There is little effort involved in telling the majestic and spiritually entertaining stories of Theodore Roosevelt’s life. Ask the man himself–https://www.abebooks.com/servlet/SearchResults?isbn=9781931082662&n=100121503&cm_sp=mbc-_-ISBN-_-used https://www.abebooks.com/servlet/SearchResults?isbn=9781931082655&n=100121503&cm_sp=mbc-_-ISBN-_-used –he is a marvelous writer. He was the sort of stylist that Ernest Hemingway spent his entire life trying to match, with the desperate aggression of a wild punch.
Theodore Roosevelt certainly is an interesting man–a gentleman of great accomplishment and someone more ready than perhaps all of his predecessors to take on the challenges of high office. He became the youngest man ever to become president upon the death of William McKinley. He was a metronome. He was the most famous man in the world.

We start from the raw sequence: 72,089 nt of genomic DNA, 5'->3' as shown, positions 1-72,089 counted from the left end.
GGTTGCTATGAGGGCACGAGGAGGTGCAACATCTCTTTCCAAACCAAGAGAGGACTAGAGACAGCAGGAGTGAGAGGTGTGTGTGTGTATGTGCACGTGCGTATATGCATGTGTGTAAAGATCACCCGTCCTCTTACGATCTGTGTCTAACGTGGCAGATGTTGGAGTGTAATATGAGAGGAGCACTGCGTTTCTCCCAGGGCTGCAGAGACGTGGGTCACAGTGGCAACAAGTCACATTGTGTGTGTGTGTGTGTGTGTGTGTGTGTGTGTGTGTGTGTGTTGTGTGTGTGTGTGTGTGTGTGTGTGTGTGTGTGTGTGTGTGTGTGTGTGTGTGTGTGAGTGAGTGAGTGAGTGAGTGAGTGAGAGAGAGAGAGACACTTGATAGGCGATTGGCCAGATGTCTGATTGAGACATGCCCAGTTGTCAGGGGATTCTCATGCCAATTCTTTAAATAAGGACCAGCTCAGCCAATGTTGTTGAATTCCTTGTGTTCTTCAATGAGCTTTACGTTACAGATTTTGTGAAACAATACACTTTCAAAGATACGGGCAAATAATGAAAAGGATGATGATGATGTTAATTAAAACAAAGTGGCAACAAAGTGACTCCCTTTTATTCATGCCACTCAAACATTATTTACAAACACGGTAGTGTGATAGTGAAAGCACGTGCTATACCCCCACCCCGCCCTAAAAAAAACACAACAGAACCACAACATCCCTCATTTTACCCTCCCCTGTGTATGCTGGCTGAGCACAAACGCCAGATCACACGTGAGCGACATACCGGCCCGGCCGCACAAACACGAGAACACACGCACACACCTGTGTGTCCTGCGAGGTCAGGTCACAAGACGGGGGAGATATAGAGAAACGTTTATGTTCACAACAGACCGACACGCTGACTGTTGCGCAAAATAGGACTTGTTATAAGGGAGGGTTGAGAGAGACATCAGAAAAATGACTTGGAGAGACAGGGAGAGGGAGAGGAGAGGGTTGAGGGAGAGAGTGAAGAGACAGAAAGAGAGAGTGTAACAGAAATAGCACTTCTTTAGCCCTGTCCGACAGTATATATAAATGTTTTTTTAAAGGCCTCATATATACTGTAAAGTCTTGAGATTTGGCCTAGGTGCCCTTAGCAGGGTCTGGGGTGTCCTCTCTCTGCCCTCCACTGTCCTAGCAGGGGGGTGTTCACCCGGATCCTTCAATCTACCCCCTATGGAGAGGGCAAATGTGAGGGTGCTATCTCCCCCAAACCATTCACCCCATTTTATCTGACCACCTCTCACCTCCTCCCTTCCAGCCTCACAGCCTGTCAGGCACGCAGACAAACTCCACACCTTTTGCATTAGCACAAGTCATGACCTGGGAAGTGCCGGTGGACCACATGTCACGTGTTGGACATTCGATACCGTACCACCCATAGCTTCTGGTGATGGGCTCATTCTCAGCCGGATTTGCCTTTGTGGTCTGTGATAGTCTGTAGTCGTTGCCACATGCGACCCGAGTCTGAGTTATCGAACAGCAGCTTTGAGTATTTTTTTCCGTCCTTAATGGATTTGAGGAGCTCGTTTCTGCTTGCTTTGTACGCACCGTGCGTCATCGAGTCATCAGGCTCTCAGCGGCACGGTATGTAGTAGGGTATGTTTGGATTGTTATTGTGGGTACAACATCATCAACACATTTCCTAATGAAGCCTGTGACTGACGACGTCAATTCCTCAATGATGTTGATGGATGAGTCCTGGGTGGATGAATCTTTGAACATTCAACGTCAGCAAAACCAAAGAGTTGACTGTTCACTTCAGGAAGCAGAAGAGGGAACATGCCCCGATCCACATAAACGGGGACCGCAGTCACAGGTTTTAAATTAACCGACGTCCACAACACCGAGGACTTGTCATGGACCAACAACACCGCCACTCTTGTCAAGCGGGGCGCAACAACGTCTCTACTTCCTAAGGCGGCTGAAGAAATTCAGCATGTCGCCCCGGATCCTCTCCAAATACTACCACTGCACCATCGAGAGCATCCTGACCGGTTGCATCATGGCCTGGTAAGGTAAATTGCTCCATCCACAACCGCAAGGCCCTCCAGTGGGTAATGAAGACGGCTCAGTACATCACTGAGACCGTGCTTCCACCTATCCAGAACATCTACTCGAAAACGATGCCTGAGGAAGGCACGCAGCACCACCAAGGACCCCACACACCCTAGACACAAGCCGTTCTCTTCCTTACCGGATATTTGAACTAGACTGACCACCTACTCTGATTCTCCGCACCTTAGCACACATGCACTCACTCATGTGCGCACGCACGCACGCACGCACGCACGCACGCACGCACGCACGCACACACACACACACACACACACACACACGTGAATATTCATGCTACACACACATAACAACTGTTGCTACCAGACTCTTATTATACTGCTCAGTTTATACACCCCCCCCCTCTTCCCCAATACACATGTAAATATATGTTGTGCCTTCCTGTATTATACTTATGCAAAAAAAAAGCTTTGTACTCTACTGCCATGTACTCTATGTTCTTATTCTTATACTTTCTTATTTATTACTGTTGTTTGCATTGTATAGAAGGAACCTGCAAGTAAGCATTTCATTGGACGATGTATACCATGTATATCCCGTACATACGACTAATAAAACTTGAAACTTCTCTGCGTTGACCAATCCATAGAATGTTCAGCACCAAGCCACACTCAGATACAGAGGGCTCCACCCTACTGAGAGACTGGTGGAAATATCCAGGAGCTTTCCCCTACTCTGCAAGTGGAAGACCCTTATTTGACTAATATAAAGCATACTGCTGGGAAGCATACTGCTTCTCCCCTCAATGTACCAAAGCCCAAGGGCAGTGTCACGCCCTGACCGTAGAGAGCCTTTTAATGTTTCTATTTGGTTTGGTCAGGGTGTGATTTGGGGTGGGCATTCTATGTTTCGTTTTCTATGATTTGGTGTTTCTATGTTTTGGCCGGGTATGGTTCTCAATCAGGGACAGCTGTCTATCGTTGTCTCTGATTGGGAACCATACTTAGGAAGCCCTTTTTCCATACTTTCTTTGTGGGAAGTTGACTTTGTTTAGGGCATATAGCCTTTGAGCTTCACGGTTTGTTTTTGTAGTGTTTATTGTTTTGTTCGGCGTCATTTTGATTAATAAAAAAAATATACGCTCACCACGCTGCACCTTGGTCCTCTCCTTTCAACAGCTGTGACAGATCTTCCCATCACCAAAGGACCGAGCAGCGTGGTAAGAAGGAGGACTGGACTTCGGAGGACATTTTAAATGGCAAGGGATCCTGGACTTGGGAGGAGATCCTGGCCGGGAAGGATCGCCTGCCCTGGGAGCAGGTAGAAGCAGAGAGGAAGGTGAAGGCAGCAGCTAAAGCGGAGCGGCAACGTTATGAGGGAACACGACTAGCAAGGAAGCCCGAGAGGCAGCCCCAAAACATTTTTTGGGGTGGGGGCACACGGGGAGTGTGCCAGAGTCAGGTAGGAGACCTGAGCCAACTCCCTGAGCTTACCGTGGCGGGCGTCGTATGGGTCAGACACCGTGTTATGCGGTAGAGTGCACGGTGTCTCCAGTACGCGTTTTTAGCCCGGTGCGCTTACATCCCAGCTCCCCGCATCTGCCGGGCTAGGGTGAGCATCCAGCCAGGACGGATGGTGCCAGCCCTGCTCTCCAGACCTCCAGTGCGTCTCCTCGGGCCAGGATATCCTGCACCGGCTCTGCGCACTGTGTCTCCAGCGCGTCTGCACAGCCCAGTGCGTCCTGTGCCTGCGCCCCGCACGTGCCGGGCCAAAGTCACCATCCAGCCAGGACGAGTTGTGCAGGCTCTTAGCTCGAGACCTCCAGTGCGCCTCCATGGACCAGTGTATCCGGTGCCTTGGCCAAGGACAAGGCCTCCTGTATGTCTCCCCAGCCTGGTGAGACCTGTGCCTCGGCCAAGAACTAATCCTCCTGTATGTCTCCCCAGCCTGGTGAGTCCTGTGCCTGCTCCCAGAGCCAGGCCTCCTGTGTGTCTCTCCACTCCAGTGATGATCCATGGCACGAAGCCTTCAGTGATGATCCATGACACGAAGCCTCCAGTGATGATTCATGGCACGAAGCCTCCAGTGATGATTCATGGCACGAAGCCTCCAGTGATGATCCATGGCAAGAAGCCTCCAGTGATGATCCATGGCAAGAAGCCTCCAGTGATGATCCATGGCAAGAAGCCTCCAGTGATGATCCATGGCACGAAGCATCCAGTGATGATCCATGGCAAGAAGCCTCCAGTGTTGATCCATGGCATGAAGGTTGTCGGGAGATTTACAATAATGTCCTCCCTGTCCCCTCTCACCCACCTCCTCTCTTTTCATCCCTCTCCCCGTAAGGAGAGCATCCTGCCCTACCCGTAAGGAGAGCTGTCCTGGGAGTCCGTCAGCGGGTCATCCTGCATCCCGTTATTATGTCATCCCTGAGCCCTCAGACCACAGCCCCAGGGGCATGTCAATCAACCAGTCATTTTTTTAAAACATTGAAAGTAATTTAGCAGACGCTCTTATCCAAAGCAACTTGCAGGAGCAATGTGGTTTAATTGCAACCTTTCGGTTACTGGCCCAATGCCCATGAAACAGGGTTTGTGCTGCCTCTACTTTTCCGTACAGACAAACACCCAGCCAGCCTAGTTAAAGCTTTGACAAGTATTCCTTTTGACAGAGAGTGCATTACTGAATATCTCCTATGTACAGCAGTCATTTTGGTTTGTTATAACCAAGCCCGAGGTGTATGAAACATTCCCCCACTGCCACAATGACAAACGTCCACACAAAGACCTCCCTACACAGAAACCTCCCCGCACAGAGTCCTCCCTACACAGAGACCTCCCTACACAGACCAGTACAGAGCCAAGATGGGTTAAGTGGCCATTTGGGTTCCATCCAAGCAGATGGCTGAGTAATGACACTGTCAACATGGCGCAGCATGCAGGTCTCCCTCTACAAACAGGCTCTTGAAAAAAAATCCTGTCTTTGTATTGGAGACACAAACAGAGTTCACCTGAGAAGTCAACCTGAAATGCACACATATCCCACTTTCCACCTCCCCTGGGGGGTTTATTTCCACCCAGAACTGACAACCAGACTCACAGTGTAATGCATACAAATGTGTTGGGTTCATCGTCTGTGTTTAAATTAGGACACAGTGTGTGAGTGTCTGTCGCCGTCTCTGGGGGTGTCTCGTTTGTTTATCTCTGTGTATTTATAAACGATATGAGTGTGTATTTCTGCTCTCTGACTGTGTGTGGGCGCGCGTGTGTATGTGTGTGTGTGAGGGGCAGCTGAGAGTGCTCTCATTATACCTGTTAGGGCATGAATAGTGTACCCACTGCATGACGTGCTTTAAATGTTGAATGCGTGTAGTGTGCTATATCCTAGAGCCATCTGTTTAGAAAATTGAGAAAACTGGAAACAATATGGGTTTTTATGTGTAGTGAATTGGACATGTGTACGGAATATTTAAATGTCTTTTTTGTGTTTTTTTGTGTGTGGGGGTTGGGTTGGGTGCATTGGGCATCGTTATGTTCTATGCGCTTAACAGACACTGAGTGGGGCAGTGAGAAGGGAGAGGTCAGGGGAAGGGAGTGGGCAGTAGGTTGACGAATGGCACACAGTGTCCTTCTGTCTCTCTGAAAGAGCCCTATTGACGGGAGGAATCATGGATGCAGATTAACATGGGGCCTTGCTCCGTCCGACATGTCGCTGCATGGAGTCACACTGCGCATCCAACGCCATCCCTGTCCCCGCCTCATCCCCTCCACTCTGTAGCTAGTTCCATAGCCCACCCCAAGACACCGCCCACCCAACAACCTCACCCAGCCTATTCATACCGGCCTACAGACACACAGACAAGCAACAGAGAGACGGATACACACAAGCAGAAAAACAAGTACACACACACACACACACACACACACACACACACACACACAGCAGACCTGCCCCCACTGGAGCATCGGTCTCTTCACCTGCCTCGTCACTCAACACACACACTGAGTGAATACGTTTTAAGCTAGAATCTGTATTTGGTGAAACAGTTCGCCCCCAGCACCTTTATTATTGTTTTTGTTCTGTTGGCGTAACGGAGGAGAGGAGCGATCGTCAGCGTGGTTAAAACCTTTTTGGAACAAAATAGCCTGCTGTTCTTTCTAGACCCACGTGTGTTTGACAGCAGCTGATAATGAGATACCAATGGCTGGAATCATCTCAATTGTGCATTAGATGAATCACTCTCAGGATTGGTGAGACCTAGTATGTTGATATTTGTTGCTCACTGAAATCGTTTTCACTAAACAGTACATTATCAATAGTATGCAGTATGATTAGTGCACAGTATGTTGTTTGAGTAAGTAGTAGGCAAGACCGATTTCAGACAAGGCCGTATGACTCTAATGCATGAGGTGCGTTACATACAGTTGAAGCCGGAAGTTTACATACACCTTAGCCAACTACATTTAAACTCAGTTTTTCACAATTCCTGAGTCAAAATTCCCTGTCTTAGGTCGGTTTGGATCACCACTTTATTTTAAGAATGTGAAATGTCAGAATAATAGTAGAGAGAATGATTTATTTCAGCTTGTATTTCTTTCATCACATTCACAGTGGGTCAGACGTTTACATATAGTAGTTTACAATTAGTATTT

Here is where I step backwards and acknowledge the marvelous success with which the man’s legend has been spread. By the time you get beyond Taft, you have Wilson and Harding developing opposing cults of personality. Taft was a fat, grumbling pessimist who later became an even greater power in his post-presidential years. Wilson was a snob who led us into World War One. A tremendously competent man, who managed things pretty fairly, for the time, and seemed to not want to harm anyone. He ended his time a very sick man, rumors and conspiracy theories abounding throughout the nation just as the suffragists were causing all that trouble, and no one was allowed to drink anymore. People blamed the wife for all of the sins of her husband and the larger society in general. Things were going wrong and it was all her fault! Opposing ideologies grew and became stronger and stronger and more and more fanatical.